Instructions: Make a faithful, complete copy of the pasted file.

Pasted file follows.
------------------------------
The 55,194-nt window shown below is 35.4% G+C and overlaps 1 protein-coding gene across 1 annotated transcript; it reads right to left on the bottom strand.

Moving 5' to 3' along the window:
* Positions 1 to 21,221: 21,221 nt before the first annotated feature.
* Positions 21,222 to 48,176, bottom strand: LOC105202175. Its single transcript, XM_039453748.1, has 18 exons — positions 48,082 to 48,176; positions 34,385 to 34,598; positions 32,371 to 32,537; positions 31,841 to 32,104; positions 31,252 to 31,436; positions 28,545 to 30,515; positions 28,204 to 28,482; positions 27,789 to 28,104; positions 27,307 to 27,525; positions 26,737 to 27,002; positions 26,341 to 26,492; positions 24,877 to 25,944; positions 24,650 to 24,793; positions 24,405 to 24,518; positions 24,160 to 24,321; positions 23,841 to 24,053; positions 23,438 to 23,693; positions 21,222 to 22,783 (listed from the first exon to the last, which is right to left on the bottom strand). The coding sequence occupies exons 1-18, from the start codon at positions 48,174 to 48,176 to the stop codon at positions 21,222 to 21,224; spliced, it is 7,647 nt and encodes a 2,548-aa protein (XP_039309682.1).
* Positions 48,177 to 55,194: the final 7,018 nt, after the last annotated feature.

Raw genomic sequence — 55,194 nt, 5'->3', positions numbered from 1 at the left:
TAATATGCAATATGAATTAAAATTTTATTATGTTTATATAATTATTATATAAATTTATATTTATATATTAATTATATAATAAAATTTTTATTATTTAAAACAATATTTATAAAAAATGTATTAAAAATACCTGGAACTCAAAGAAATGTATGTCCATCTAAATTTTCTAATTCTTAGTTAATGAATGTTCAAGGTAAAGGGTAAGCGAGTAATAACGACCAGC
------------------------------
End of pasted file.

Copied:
The 55,194-nt window shown below is 35.4% G+C and overlaps 1 protein-coding gene across 1 annotated transcript; it reads right to left on the bottom strand.

Moving 5' to 3' along the window:
* Positions 1 to 21,221: 21,221 nt before the first annotated feature.
* Positions 21,222 to 48,176, bottom strand: LOC105202175. Its single transcript, XM_039453748.1, has 18 exons — positions 48,082 to 48,176; positions 34,385 to 34,598; positions 32,371 to 32,537; positions 31,841 to 32,104; positions 31,252 to 31,436; positions 28,545 to 30,515; positions 28,204 to 28,482; positions 27,789 to 28,104; positions 27,307 to 27,525; positions 26,737 to 27,002; positions 26,341 to 26,492; positions 24,877 to 25,944; positions 24,650 to 24,793; positions 24,405 to 24,518; positions 24,160 to 24,321; positions 23,841 to 24,053; positions 23,438 to 23,693; positions 21,222 to 22,783 (listed from the first exon to the last, which is right to left on the bottom strand). The coding sequence occupies exons 1-18, from the start codon at positions 48,174 to 48,176 to the stop codon at positions 21,222 to 21,224; spliced, it is 7,647 nt and encodes a 2,548-aa protein (XP_039309682.1).
* Positions 48,177 to 55,194: the final 7,018 nt, after the last annotated feature.

Raw genomic sequence — 55,194 nt, 5'->3', positions numbered from 1 at the left:
TAATATGCAATATGAATTAAAATTTTATTATGTTTATATAATTATTATATAAATTTATATTTATATATTAATTATATAATAAAATTTTTATTATTTAAAACAATATTTATAAAAAATGTATTAAAAATACCTGGAACTCAAAGAAATGTATGTCCATCTAAATTTTCTAATTCTTAGTTAATGAATGTTCAAGGTAAAGGGTAAGCGAGTAATAACGACCAGC